BY Emilyn Teh
Dana Glaeser, the 37-year-old owner of Slightly Alabama, was among nearly 3,000 participants in the NY NOW Trade Show in late August. He showcased a collection of small, leather, handmade men’s accessories at the biannual event, which was attended by over 25,000 people at the Jacob K. Javits Convention Center.
According to statistics by NPD Group, overall sales for men’s accessories grew nine percent to $13.6 billion in the 12 months leading up to May 2014, including a 5 percent increase for small leather goods. “Today, more men are looking to stand out in a crowd,” chief industry analyst, Marshal Cohen said in a press release. “Accessories are a way to make a bold statement without having to overhaul their wardrobes.”
To participate in the trade show, exhibitors go through a jurying process, either by the sales team or by a third party of industry experts, according to Cathy Steel, NY NOW PR consultant. Once exhibitors were approved, they chose from exhibition packages that started at $3,800.
Glaeser, whose line runs from $30 for a bracelet to over $1,400 for a bag, also showcased a selection of women’s purses and lifestyle items. “The first item I made was the Dublin Tote,” he said. “My fiancée bought us a trip to Ireland for my birthday and I sketched the design of the women’s tote on the plane to Dublin. We put it on the web and it sold the next day.”
Glaeser has been both a high school English teacher and a marketing executive at New York Life. But he grew up in a creative environment – his grandmother was an interior designer and his grandfather was a woodworker – so in June, 2013, he started planning his company, which opened four months later. A month after that, he quit his job. He admits that he took “a total risk” and invested all his savings in his company.
Slightly Alabama has already received media attention from British Vogue, British Glamour and DailyCandy. However, Glaeser did not give much thought to showing his collection during New York Fashion Week, which would have cost at least $200,000, according to the fashion news site, Fashionista.
“I don’t see Slightly Alabama as a fashion brand,” Glaeser said. “I see myself as an artisan or craftsman and my designs come out of that. We’re producing products for a lifetime of use and not really focusing on trends or seasonal looks.”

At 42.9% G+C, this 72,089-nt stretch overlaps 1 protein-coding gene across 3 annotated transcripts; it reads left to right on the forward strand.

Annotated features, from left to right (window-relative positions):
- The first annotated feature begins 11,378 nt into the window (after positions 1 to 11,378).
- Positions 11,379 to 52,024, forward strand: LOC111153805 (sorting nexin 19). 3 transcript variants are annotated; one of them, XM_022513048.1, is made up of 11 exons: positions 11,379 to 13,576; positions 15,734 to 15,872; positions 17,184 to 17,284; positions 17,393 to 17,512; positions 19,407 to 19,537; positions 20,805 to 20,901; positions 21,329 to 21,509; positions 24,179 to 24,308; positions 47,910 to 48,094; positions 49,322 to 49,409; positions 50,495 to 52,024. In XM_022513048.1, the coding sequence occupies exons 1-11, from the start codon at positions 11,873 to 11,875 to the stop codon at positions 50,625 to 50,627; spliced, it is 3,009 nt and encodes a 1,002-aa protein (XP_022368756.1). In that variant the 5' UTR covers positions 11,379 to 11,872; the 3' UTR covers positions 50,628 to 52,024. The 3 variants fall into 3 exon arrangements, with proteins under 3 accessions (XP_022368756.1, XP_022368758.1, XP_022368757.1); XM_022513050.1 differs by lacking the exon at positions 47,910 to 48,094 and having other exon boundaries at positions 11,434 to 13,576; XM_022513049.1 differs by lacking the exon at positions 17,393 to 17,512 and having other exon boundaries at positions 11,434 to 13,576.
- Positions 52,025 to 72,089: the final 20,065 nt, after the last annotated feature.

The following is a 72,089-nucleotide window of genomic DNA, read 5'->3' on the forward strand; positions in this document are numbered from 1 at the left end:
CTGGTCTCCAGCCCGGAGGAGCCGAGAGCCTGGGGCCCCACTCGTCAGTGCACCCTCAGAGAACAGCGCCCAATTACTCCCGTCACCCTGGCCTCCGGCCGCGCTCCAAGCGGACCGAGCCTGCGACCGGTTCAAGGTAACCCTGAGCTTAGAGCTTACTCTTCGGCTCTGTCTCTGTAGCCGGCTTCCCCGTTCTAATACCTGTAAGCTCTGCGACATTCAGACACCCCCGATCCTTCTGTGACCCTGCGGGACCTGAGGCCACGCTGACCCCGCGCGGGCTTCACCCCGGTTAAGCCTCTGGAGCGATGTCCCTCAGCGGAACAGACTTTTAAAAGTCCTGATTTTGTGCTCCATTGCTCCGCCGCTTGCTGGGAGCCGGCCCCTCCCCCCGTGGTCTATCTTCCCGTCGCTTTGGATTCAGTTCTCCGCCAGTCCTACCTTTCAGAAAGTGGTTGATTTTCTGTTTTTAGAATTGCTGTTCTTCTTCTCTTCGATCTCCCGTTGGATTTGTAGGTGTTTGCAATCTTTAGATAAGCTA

Starting this month, customers can purchase Glaeser’s products from over 30 stores throughout the U.S. and Canada, and on the Slightly Alabama website. Grand Harvest Wines, which is located at Grand Central, is one of the stores that carries Glaeser’s products. Store owner Bruce Nevins said, “The products reflect the store’s image of utmost quality and that the wine caddies are of great design, craftsmanship and quality.”
Glaeser sources his materials from two U.S. tanneries, Horween Leather Company in Chicago, IL. and Hermann Oak Leather in St. Louis, MO, established in 1905 and 1881, respectively. His pieces are then stitched together by hand in his Manhattan workspace using a European saddle-stitching technique. The products are finished with sand-casted brass hardware.
Because in-sourcing increases the cost of production, Glaeser charges a premium for his products. “Our leather is very expensive and of the highest quality,” Glaeser said. “There is also a value proposition that comes with our product in terms of brand story and quality of craftsmanship.”
“It is up to small businesses to decide how they are going to market their products to their advantage and educate consumers,” Christine Helm, coordinator at the enterprise center of the Fashion Institute of Technology said. “I am among the many hoping we are at a turning point with the consumer, where they are willing to spend more for sustainable products, made in the U.S. and sourced in the U.S.”
“We serve a specific type of customer who is interested in more than a seasonal product,” said Glaeser, “who is interested in the quality of the entire production cycle and the origin of the hide. And we find that those customers are out there.”
Slightly Alabama hired its first employee, leather worker Rick Jones, last spring. Although Glaeser does not yet have sales figures for his first year, or projections for the coming one, he hopes to establish a concept store with a retail location, an operating design studio and an artisan program, to cultivate new talent and give the apprentices a platform to sell their designs.
Correction: An earlier version of this post spelled NY NOW in upper- and lower-case, and referred to PR consultant Cathy Steel as Media Inquiries & Exhibitor PR representative, which is how she was listed on the NY NOW website.